The true story behind the rise of a tyrannical genius, how he transformed an industry, and why everyone is out to get him.In this fascinating exposé, two investigative reporters trace the hugely successful career of Microsoft founder Bill Gates. Part entrepreneur, part enfant terrible, Gates has become the most powerful — and feared — player in the computer industry, and arguably the richest man in America. In Hard Drive, investigative reporters Wallace and Erickson follow Gates from his days as an unkempt thirteen-year-old computer hacker to his present-day status as a ruthless billionaire CEO. More than simply a “revenge of the nerds” story though, this is a balanced analysis of a business triumph, and a stunningly driven personality. The authors have spoken to everyone who knows anything about Bill Gates and Microsoft — from childhood friends to employees and business rivals who reveal the heights, and limits, of his wizardry. From Gates’s singular accomplishments to his equally extraordinary brattiness, arrogance, and hostility (the atmosphere is so intense at Microsoft that stressed-out programmers have been known to ease the tension of their eighty-hour workweeks by exploding homemade bombs), this is a uniquely revealing glimpse of the person who has emerged as the undisputed king of a notoriously brutal industry.
Charlie Munger’s book recommendation: Fortune’s Formula
In 1956 two Bell Labs scientists discovered the scientific formula for getting rich. One was mathematician Claude Shannon, neurotic father of our digital age, whose genius is ranked with Einstein’s. The other was John L. Kelly Jr., a Texas-born, gun-toting physicist. Together they applied the science of information theory–the basis of computers and the Internet–to the problem of making as much money as possible, as fast as possible.
Shannon and MIT mathematician Edward O. Thorp took the “Kelly formula” to Las Vegas. It worked. They realized that there was even more money to be made in the stock market. Thorp used the Kelly system with his phenomenonally successful hedge fund, Princeton-Newport Partners. Shannon became a successful investor, too, topping even Warren Buffett’s rate of return. Fortune’s Formula traces how the Kelly formula sparked controversy even as it made fortunes at racetracks, casinos, and trading desks. It reveals the dark side of this alluring scheme, which is founded on exploiting an insider’s edge.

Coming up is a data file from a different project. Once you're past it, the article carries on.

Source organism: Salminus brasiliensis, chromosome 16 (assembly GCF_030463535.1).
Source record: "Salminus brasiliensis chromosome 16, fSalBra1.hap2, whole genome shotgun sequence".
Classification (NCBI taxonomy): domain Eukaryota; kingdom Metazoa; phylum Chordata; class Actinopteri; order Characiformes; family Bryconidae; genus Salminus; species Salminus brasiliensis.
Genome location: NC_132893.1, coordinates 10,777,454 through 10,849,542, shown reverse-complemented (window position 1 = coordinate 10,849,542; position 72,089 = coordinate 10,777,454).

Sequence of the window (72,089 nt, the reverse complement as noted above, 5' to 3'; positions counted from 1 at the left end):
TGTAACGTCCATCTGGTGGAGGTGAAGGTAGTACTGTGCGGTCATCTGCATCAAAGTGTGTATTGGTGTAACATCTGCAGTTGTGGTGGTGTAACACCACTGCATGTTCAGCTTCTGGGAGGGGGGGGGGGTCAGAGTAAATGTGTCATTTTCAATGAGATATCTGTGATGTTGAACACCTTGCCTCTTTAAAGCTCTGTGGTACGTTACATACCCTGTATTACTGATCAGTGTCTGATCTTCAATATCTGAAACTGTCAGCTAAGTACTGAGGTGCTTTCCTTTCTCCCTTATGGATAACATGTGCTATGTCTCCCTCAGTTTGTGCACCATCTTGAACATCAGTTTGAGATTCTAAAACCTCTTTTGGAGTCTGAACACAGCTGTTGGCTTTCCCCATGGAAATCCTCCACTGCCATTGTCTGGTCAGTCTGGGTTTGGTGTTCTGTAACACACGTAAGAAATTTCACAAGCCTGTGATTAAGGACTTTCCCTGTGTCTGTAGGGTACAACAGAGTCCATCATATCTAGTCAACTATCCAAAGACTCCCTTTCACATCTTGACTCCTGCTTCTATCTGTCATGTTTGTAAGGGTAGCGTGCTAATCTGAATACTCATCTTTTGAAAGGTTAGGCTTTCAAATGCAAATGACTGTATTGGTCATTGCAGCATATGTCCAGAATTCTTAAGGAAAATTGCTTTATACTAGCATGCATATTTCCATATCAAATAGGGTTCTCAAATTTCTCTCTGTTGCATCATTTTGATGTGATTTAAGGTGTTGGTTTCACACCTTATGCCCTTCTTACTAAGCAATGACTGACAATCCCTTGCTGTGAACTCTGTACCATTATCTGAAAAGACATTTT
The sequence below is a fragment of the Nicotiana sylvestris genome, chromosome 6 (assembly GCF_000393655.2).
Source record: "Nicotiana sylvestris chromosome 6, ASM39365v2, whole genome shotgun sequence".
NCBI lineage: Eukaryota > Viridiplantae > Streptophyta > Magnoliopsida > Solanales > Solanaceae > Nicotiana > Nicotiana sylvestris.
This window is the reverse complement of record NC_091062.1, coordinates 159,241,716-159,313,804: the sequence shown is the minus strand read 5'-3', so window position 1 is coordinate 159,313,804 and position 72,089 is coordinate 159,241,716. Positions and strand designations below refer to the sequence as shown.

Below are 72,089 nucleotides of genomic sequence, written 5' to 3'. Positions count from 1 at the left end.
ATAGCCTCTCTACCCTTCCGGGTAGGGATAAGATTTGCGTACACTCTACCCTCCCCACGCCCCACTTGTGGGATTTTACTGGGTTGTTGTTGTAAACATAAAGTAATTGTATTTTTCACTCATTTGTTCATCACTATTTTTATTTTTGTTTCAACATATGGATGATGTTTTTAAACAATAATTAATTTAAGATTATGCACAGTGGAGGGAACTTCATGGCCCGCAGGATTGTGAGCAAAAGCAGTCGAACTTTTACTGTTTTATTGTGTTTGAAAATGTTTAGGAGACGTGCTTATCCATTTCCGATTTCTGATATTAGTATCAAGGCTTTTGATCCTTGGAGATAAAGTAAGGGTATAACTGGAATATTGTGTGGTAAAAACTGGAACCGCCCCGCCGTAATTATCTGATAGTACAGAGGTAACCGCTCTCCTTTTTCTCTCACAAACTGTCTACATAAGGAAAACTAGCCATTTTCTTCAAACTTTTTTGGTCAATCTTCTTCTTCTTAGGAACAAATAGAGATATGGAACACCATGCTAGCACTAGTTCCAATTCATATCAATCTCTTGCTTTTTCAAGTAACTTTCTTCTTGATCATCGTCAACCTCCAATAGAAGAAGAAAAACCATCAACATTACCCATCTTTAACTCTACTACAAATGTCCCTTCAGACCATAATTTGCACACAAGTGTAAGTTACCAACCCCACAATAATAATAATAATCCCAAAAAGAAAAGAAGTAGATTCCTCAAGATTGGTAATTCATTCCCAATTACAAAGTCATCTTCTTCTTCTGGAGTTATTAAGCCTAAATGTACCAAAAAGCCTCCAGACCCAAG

Charlie Munger’s book recommendation: Conspiracy of Fools
Conspiracy of Fools: A True Story by Kurt Eichenwald
From an award-winning New York Times reporter comes the full, mind-boggling story of the lies, crimes, and ineptitude behind the spectacular scandal that imperiled a presidency, destroyed a marketplace, and changed Washington and Wall Street forever . . .
Charlie Munger’s book recommendation: The Martians of Science
Martians of Science: Five Physicists Who Changed the Twentieth Century by Istvan Hargittai
If science has the equivalent of a Bloomsbury group, it is the five men born at the turn of the twentieth century in Budapest: Theodore von Kármán, Leo Szilard, Eugene Wigner, John von Neumann, and Edward Teller. From Hungary to Germany to the United States, they remained friends and continued to work together and influence each other throughout their lives. As a result, their work was integral to some of the most important scientific and political developments of the twentieth century.
István Hargittai tells the story of this remarkable group: Wigner won a Nobel Prize in theoretical physics; Szilard was the first to see that a chain reaction based on neutrons was possible, initiated the Manhattan Project, but left physics to try to restrict nuclear arms; von Neumann could solve difficult problems in his head and developed the modern computer for more complex problems; von Kármán became the first director of NASA’s Jet Propulsion Laboratory, providing the scientific basis for the U.S. Air Force; and Teller was the father of the hydrogen bomb, whose name is now synonymous with the controversial “Star Wars” initiative of the 1980s. Each was fiercely opinionated, politically active, and fought against all forms of totalitarianism.
Charlie Munger’s book recommendation: Einstein
Einstein: His Life and Universe by Walter Isaacson
How did his mind work? What made him a genius? Isaacson’s biography shows how his scientific imagination sprang from the rebellious nature of his personality. His fascinating story is a testament to the connection between creativity and freedom.
Based on newly released personal letters of Einstein, this book explores how an imaginative, impertinent patent clerk—a struggling father in a difficult marriage who couldn’t get a teaching job or a doctorate—became the mind reader of the creator of the cosmos, the locksmith of the mysteries of the atom, and the universe. His success came from questioning conventional wisdom and marveling at mysteries that struck others as mundane. This led him to embrace a morality and politics based on respect for free minds, free spirits, and free individuals.
Charlie Munger’s book recommendation: Getting It Done
Getting It Done: How to Lead When You’re Not in Charge by Roger Fisher
Let’s face it. In this chaotic world of teams, matrix management, and horizontal organizations, it’s tougher than ever to get things done. How do you lead when you’re not the one in charge? How can you be effective when joint action is needed? You need an edge in order to reach solutions and effectively work with others.
Charlie Munger’s book recommendation: The Autobiography of Benjamin Franklin
The Autobiography of Benjamin Franklin (Dover Thrift Editions) by Benjamin Franklin
Blessed with enormous talents and the energy and ambition to go with them, Franklin was a statesman, author, inventor, printer, and scientist. He helped draft the Declaration of Independence and later was involved in negotiating the peace treaty with Britain that ended the Revolutionary War. He also invented bifocals, a stove that is still manufactured, a water-harmonica, and the lightning rod.
Franklin’s extraordinary range of interests and accomplishments are brilliantly recorded in his Autobiography, considered one of the classics of the genre. Covering his life up to his prewar stay in London as representative of the Pennsylvania Assembly, this charming self-portrait recalls Franklin’s boyhood, his determination to achieve high moral standards, his work as a printer, experiments with electricity, political career, experiences during the French and Indian War, and more. Related in an honest, open, unaffected style, this highly readable account offers a wonderfully intimate glimpse of the Founding Father sometimes called “the wisest American.”